Aceh five years after the tsunami: where have all the customers gone?


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It surprised me a little bit when I was driving my family along the west coast of Aceh a couple of weeks ago. Not too far from Banda Aceh, the capital city of Aceh’s province, a 15 meters wide- fresh-paved asphalt road built by the US absolutely has framed Aceh into another window of opportunity. This strategic road will connect Banda Aceh and some other districts in the west coast, which was washed away by the tsunami. Before the disaster, it was narrow and poorly maintained. This reminded me of the slogan that Mr. Clinton, former US president and also the UN special envoy for the tsunami recovery often advocated: to build back better!

The dramatic news that tv stations kept airing for weeks after Christmas five years ago prompted an unprecedented response from across the world. Governments, individuals, and aid agencies pledged at least $7billion for Indonesia, of which an astonishing $6,5 billion was allocated. According to BKRA (Reconstruction Continuation Agency for Aceh) by mid 2009, more than 140,00 houses, 3,700 km of road, 36 airports and seaports, 1,600 schools and more than 900 government buildings had been built, and 70,000 hectares of farmland were restored by various agencies, apart from the intangible assets gained from many technical assistance and capacity building programs.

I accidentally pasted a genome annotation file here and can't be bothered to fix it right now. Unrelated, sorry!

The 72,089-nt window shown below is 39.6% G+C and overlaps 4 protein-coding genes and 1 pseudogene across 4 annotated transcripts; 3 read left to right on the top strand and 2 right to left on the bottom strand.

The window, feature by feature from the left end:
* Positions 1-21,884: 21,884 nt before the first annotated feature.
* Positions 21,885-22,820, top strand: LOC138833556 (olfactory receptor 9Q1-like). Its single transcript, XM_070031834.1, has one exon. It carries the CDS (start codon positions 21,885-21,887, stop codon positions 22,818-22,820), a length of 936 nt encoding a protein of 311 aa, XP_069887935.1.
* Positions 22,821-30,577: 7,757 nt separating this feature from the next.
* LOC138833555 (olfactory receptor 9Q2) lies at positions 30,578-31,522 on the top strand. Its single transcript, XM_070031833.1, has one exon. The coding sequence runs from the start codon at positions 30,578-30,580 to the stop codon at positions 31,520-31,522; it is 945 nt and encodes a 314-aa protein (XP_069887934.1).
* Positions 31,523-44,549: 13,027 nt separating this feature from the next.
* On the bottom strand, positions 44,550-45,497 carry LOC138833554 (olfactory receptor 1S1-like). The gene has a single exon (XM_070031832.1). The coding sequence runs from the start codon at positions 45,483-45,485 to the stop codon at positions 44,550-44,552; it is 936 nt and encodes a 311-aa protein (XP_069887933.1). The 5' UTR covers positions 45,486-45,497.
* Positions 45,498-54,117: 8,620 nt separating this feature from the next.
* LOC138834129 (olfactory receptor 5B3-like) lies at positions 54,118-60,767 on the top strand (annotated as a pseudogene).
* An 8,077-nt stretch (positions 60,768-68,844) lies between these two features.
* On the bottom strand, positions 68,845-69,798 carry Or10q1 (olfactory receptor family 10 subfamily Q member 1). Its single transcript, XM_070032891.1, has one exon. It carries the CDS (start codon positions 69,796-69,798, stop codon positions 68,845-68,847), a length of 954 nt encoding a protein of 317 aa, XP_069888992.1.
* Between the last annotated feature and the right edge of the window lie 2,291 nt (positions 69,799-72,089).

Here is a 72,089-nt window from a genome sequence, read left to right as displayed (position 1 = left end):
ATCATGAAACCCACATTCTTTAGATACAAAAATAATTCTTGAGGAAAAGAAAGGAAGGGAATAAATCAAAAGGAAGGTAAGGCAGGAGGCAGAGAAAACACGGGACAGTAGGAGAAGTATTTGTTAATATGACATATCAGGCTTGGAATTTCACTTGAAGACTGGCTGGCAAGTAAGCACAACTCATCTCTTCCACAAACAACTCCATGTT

These great accomplishments were not without daunting challenges. Aceh was a conflict area, plagued for more than 30 years by an armed conflict with the central government over its rich natural resources. More than 17,000 people had been killed by this conflict until August 2005. Lack of trust in the capacity of local government on the ground was spotted as one of the biggest barriers to reconstruction.  The central government, through the Rehabilitation and Reconstruction Agency, decided to coordinate this effort.  Aceh hosted around 2,200 projects across all sectors implemented by more than 400 agencies. A strong government’s grip on the driver seat was one of the influential contributors to the success of Aceh reconstruction, which is now known as the largest reconstruction effort in the developing world (see some details on a paper I co-authored, .pdf).